These included the cities of Baltimore, which refused to pay a ransom in a decision costing it over $18m (thus far). On the other hand, many local governments, including Florida’s Riviera Beach ($600,000) and Lake City ($460,000) did decide to pay up. That’s despite a resolution passed at the United States Conference of Mayors (USCM) in July not to cooperate with online extortionists.

Reports described the Baltimore attack as one of the most severe ever experienced in the US, “affecting nearly every important aspect of city life.” However, even in less severe incidents, local civil servants have often been forced back to using pen and paper, as email systems are taken offline, billing and payroll systems suffer outages, the criminal justice system grinds to a halt, and in some cases even emergency services are impacted.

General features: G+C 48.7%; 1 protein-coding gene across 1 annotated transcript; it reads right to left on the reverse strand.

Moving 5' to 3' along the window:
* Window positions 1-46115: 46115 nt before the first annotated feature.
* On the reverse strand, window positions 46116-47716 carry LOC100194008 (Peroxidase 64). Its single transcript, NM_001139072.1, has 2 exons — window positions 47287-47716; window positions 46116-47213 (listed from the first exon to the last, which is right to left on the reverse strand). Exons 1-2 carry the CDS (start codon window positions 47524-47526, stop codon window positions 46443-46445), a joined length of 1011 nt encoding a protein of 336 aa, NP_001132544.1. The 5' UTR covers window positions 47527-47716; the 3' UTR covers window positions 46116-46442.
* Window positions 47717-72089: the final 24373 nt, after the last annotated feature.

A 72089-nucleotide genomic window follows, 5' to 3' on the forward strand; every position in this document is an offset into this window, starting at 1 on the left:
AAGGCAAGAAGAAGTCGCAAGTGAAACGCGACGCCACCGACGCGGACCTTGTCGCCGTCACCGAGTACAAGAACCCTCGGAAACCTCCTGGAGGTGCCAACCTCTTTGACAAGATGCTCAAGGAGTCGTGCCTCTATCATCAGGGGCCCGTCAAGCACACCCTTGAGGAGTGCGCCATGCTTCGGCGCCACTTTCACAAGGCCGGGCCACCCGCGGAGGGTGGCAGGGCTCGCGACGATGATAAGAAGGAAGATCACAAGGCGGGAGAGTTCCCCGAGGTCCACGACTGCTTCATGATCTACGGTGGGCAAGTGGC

Attacks have also had an impact on local schools. In the first nine months of 2019 there were an estimated 62 incidents involving school districts and other educational institutions, potentially impacting operations at over 1050 schools, colleges and universities, according to Emisoft. In the case of the Moses Lake School District, which covers 16 schools, the district decided to back up data from three- to four-month-old copies rather than pay the $1m ransom. Crowder College reported a massive $1.6m demand, whilst Monroe College in New York was hit with a $2m ransom note in July.